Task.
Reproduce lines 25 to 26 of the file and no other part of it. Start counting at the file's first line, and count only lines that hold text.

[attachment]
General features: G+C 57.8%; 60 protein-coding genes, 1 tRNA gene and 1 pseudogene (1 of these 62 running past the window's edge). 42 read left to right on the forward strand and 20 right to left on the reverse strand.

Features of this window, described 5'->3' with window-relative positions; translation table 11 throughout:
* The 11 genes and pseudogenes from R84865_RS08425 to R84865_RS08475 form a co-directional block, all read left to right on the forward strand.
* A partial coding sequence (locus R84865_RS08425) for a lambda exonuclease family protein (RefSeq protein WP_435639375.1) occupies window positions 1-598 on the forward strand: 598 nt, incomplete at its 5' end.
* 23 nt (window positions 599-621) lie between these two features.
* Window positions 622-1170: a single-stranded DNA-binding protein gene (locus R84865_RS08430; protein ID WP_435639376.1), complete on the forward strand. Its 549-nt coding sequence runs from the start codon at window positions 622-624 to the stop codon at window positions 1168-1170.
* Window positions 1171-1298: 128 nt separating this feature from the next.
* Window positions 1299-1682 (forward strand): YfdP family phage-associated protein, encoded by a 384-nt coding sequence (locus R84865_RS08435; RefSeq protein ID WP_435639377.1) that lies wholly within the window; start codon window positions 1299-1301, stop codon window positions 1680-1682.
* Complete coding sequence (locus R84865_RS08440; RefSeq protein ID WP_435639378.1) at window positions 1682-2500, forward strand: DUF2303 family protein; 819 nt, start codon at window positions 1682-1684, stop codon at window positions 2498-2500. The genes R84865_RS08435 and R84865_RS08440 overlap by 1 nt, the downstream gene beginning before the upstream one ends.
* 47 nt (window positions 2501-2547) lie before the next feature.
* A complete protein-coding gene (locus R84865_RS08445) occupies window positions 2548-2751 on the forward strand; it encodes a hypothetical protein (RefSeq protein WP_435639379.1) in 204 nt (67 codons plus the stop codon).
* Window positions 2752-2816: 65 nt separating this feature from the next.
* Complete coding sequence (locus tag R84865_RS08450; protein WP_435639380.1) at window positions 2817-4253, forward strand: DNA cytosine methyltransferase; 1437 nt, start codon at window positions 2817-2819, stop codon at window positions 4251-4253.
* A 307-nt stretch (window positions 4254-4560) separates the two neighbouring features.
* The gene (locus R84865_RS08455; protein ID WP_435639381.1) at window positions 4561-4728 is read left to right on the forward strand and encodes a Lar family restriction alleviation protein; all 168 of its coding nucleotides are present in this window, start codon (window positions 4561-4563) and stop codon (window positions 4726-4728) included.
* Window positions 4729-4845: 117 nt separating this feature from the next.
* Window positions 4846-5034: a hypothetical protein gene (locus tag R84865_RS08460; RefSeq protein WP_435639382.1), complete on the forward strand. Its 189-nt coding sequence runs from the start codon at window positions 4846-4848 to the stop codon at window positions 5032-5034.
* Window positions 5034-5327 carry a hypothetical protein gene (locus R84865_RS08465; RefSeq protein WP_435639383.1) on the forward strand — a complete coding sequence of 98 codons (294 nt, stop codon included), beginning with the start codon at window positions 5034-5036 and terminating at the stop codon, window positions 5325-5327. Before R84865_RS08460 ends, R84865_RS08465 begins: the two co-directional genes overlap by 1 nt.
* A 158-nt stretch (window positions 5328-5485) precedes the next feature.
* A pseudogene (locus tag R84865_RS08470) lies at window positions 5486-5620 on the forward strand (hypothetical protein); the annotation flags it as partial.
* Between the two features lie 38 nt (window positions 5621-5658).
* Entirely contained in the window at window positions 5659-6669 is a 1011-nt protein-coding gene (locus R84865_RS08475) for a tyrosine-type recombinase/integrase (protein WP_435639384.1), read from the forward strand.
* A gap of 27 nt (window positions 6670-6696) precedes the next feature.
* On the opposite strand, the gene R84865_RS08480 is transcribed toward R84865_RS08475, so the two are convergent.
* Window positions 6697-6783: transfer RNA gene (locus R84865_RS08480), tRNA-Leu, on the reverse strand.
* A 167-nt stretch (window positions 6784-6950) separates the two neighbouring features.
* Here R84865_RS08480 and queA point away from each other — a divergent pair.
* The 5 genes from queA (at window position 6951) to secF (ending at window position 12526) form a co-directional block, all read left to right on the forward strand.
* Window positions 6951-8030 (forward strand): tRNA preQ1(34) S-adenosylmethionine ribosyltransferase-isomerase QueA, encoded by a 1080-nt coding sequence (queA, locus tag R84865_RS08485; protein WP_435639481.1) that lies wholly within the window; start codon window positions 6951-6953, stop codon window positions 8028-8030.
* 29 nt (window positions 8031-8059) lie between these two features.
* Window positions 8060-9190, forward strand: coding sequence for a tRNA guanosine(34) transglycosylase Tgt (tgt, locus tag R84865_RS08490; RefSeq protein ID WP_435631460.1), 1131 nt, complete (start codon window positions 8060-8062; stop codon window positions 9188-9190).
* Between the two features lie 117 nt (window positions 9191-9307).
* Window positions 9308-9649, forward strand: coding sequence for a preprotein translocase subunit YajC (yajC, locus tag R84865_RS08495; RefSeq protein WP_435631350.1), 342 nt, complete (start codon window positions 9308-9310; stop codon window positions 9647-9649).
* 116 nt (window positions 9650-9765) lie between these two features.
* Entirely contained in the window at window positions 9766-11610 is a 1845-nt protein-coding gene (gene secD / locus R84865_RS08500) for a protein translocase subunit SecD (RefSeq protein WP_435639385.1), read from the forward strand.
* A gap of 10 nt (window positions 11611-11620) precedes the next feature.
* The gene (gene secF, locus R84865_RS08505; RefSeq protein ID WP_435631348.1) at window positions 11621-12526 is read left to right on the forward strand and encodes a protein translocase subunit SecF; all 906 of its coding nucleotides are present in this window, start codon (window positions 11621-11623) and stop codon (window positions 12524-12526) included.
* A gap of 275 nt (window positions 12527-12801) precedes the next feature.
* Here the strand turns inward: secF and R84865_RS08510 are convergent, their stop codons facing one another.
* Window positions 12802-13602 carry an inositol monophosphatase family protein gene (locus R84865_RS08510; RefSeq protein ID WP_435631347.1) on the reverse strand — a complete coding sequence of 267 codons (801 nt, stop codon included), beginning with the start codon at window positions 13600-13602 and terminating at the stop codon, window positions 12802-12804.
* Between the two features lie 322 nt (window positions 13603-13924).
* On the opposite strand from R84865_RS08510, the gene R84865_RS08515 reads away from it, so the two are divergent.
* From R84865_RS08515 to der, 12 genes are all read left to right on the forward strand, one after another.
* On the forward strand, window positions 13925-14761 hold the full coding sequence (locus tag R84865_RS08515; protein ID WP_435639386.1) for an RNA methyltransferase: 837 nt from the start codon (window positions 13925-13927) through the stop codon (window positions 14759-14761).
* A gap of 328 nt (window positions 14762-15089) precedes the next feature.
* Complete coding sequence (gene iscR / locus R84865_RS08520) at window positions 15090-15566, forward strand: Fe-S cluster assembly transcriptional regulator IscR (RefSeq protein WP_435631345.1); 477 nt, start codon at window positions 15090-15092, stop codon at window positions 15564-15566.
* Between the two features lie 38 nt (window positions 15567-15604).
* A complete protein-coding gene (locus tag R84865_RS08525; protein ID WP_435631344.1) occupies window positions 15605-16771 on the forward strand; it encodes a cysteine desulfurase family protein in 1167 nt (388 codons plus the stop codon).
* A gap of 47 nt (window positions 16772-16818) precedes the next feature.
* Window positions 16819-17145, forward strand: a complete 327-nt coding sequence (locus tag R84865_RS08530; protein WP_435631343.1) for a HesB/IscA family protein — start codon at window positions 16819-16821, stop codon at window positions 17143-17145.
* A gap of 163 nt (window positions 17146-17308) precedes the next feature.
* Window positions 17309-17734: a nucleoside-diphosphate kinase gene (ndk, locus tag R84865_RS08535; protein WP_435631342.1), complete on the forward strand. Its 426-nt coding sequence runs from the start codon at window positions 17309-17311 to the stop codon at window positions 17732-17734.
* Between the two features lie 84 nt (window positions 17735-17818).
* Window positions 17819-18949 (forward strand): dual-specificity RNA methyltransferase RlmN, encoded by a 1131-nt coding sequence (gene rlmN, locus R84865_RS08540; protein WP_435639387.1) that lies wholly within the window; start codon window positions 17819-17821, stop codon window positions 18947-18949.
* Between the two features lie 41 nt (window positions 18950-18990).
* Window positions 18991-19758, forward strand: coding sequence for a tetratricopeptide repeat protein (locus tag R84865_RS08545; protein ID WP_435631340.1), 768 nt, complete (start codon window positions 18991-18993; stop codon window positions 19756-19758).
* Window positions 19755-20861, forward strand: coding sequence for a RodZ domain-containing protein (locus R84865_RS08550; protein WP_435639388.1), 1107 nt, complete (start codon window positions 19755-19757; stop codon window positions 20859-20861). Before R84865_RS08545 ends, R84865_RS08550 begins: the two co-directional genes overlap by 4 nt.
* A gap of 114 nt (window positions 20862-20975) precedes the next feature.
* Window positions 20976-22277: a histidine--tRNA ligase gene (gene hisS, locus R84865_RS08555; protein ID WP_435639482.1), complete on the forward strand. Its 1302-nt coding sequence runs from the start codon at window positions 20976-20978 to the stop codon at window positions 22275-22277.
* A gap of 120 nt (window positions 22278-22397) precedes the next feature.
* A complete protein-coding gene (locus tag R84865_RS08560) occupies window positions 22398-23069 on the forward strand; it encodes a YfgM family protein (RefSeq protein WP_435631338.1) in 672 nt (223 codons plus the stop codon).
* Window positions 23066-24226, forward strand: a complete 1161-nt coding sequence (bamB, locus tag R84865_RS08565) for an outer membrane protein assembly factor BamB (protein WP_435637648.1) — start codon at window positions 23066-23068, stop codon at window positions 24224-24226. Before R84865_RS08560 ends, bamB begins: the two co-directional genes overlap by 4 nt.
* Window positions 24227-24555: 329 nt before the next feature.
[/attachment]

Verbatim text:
* Window positions 6697-6783: transfer RNA gene (locus R84865_RS08480), tRNA-Leu, on the reverse strand.
* A 167-nt stretch (window positions 6784-6950) separates the two neighbouring features.